Who made hairiness unfashionable? According to BackHair.org-not a site of calm community acceptance, fair warning-the blame for making smoothness sexy goes to a certain hairless young cowboy from Thelma & Louise, played by a then-unknown Brad Pitt. (The website's hero is the furry, luxuriantly chest-haired Tom Selleck in all his Magnum PI glory.) A Flak Magazine article from 2003 goes further, blaming a Hungarian Olympic multi-medalist from the 1930s, whose true claim to fame came with his early talkie portrayal of Tarzan: the smoothly shorn Johnny Weissmuller.
Whichever handsome SOB is to blame, body hair is currently out. Way out. And none is more out than back hair, that cringe-inducing, sweat-trapping pelt guaranteed to generate a Robin Williams crack or two. Aw, shazbot.
Body hair has been a part of humanity for as long as humans have been humans. Early hominids sported thick, dark hair over almost their entire bodies, males and females alike. Apes and monkeys retained it; we, for the most part, lost it.
Where did it go? No one knows exactly why humans evolved out of fur suits and into birthday suits; a leading theory is that vigorous hunting in hot climates saw our ancestors trade panting (our original body-cooling method) for sweating. Sweating is much more efficient with thin body hair, or none at all. We still retain a vestige of it: the tiny, nearly transparent fuzz covering our bodies, called vellus hair.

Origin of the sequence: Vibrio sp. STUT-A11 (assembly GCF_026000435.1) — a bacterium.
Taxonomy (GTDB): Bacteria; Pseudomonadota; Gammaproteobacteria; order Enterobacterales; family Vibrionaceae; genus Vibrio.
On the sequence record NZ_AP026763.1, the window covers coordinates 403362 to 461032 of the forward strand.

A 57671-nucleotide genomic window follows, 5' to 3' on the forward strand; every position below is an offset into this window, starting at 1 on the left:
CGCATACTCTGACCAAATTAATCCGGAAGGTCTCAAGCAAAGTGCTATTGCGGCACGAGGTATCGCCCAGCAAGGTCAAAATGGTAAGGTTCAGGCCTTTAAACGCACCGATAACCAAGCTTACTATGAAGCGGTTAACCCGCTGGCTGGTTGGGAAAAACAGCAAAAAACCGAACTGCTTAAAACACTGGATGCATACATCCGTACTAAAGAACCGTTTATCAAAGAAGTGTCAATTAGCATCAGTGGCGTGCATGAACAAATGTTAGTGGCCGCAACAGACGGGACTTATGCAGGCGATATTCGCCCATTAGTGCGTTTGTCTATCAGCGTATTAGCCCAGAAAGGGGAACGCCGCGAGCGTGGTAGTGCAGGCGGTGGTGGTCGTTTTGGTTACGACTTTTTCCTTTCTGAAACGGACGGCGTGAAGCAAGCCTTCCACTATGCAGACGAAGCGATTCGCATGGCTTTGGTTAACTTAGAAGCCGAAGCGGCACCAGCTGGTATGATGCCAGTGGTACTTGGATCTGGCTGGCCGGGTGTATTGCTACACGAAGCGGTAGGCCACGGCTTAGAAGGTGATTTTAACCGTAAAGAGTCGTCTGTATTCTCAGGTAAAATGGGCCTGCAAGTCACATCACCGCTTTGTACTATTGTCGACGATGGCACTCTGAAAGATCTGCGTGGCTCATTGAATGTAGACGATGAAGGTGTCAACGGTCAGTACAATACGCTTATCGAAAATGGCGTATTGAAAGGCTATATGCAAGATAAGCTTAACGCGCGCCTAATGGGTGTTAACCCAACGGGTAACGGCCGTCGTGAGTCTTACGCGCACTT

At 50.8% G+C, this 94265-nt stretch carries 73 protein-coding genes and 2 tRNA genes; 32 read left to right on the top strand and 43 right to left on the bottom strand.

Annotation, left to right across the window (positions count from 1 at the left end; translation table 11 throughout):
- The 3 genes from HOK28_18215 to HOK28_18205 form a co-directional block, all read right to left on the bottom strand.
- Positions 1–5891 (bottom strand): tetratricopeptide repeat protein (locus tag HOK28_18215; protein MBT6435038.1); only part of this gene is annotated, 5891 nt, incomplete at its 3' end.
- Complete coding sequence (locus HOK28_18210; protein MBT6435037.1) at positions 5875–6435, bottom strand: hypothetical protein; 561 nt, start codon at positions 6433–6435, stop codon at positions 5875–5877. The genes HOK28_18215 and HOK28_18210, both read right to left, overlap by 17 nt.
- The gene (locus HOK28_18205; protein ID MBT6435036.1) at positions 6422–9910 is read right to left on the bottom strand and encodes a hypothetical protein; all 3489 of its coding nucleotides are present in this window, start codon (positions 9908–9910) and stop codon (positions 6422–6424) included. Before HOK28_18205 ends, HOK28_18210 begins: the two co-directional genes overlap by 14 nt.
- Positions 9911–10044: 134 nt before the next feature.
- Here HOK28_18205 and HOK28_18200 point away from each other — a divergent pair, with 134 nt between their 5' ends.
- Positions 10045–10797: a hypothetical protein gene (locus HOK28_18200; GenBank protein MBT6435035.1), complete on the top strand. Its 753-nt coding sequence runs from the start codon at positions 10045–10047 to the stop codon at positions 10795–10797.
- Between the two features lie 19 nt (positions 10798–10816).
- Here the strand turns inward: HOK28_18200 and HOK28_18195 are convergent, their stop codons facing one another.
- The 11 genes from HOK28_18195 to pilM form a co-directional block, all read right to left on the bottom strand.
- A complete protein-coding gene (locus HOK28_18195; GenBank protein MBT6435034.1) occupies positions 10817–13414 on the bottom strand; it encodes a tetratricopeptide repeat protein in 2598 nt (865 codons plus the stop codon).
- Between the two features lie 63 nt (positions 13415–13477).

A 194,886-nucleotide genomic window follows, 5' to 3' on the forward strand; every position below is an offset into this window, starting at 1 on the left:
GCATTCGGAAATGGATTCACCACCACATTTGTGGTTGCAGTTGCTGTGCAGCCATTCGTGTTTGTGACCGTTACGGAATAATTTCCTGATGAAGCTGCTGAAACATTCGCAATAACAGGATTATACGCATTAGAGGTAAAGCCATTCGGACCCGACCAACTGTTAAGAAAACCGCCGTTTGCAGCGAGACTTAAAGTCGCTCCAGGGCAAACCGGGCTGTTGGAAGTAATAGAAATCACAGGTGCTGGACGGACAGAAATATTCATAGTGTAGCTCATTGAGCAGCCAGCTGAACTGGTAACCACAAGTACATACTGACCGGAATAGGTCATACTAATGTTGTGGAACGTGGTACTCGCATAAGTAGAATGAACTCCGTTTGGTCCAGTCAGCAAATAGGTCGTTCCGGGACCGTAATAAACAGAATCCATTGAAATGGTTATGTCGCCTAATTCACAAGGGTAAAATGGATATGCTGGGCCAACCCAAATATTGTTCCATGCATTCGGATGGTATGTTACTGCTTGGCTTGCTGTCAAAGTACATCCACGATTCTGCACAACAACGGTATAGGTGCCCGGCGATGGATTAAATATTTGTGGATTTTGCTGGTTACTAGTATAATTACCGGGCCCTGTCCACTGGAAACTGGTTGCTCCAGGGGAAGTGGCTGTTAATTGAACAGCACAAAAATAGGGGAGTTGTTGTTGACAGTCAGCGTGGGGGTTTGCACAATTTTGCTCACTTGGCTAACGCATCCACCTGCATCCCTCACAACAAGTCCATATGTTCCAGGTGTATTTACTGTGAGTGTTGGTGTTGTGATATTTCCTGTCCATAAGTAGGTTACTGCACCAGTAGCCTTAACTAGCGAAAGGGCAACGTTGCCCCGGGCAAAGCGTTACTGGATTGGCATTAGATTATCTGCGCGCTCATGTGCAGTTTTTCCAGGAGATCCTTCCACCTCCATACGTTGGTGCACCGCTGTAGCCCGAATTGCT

"Body hair" is different, though. That dark, shave-able stuff is called androgenic hair, and it grows on the legs, pubis, arms, and armpits of nearly everyone, and the chests and faces of men, to boot. And yes-for a few good men, on the back and shoulders too.
Much to the dismay of women and men alike, some backs grow hair like Holland grows tulips.
Embarrassment ensues, making summer games of pickup basketball an occasion of mortification, and first-time sex an invitation to reference Teen Wolf, or worse, Beauty and the Beast. Back hair is the bane of some men's existences, especially after the mid-'90s birth of metrosexuality and "manscaping." For the past decade or two, men have been told with increasing vehemence to shave it, pluck it, electrolyze it, or wax it already (although re waxing, Steve Carrell's shrieking performance in The 40-Year-Old Virgin scared a lot of men off-here's the clip, complete with NSFW language).
So do men take the hint? Nah. The odds a male does not groom his back hair are 1 in 1.33. That's 75% of men letting their back hair-if they've got it-become a tangled thicket of matted, curly, sweaty goodness. What in god's name, you may be screeching, do they need it for? Why not just be rid of it?
Well, in more than one situation, it can come in handy. You can use it to cheer on your favorite sports team or player. You can shave MARRY ME into it; America's Funniest Home Videos has proven that it may get you a "yes." If you're a gay man with back hair, there's a whole " bear community" out there for you. You can even enter the yearly Hairy Man Festival in Round Rock, TX. Top prize is $500.
And hairiness can't stay out of fashion forever. Even Brad Pitt, the hated hairless, has begun letting his goatee grow wild. All that remains is for some unbelievably handsome Hollywood man to (somehow) make back hair sexy. George Clooney, we're looking at you, brother.
More from Book of Odds:
Facial Hair: It Grows On You
Who's Having Sex Before Marriage?
- The State of Affairs: How Many People Cheat?
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Posted By: Zachary Turpin
IStock Photo 2437545 © Chris Johnson